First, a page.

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19th December 2017

How Can You Attract And Retain Migrant Workers In Uncertain Times?

In many countries and parts of the UK such as London, where over 50% of frontline care workers are made up of migrants, the social care market would simply collapse without the contribution and ongoing support of this group. By migrants, I mean those born in another country, but this could easily be widened to include ethnic groups who are second or third generation migrants.

Of course, at the time of writing the focus is very much on European Union (EU) workers, a highly mobile workforce which has been unsettled by Brexit, currency changes and the improvement in economies elsewhere in the EU. These employees have earned a reputation for hard work, flexibility and a willingness to work long hours, so care providers should have a plan in place to both support those staff they already have but also to recruit more if they can.

Attracting Migrants

The best approach to engage any ethnic group is to ask existing staff who come from that group what methods they would recommend. Some approaches to consider include:

  • Identify community groups and charities, e.g. social groups, job and skills clubs, women’s groups, that work with or have members from the target group and could help you to develop opportunities for making them aware of care work
  • Write to community and religious leaders to ask them if you can speak about care work to community members seeking work. Local area development and residents’ groups in target geographic areas may also be helpful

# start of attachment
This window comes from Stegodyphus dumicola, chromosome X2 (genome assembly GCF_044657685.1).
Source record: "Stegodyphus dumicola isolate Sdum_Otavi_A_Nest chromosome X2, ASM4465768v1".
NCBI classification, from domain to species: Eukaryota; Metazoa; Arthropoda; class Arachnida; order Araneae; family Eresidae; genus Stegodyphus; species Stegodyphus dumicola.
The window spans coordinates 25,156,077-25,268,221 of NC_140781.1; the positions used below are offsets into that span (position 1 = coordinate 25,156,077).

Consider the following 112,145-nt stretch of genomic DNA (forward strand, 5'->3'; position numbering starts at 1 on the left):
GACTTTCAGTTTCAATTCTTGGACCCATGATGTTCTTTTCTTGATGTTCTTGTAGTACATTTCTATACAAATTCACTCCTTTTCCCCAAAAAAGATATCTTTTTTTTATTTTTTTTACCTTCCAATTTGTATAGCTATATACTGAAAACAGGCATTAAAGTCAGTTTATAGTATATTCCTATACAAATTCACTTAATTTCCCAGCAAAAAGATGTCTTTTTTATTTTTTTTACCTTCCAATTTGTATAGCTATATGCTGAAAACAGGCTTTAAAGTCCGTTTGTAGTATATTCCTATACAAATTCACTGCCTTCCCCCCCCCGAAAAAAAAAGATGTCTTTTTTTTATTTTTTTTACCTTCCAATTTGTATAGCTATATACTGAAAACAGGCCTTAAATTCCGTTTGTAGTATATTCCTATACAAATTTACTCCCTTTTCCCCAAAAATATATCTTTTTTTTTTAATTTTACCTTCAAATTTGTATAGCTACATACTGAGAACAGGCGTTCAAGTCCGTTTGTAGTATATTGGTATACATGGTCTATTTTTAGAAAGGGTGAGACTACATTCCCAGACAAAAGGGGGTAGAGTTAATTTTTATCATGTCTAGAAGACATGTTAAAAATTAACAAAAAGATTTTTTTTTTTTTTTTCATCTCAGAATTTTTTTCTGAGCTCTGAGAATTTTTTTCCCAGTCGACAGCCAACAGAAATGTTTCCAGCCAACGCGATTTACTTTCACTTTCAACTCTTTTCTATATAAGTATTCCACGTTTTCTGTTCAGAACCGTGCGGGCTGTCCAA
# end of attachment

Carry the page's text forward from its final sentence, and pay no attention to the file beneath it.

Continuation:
• Work with facilities that have a high number of visitors from your target audience – a cultural or education centre, or youth or older persons’ centre
  • Involve umbrella voluntary organisations as they may be able to flag to relevant volunteers either directly or through newsletters – for example, they could involve mentors working with recent immigrants or young people
  • Local businesses such as ethnic food stores, restaurants, hair salons and venues may be able to assist in spreading the message via notice boards or leaflets
  • Take a stand at a cultural event

If you can, put up posters or deliver leaflets, consider having these translated into the ethnic group’s local language, whilst making it clear that written and spoken English will be required to an acceptable standard.

Retaining Overseas Workers

Those from another country are naturally more mobile and sensitive to changing circumstances. Much of this is outside the control of employers, but there are steps that can be taken to minimise unnecessary staff loss. Firstly, offering support with settling in can help. This might include English lessons, local driving familiarisation or help to overcome personal challenges of having loved ones living far away.

It is also important to work towards developing a ‘culturally competent’ workplace to minimise poor job satisfaction, racism and confusion caused by a lack of understanding of other cultures. Levels of acceptance and job satisfaction of migrant workers have been improved by their employer providing awareness training to colleagues, clients or residents and their families on cultural differences, including religious practices, food, music and end of life customs.

Demonstrating to migrant workers that they are valued and ensuring a welcome to those joining you has never been more important. This is a highly valuable group for social care so your efforts will be well rewarded.


*All information is correct at the time of publishing. Use of this material is subject to your acceptance of our terms and conditions.

Neil Eastwood

Author and Recruitment Specialist

Neil Eastwood is author of Amazon #1 Bestseller Saving Social Care: How to find more of the best frontline care employees and keep the ones you have. He is also founder of Sticky People Ltd and an international speaker, blogger, researcher and commentator on care worker recruitment and retention. He has spent many years studying the best practices of care recruiters around the world. Previously he was a director at a 10,000 staff UK homecare provider and studied at Harvard Business School.

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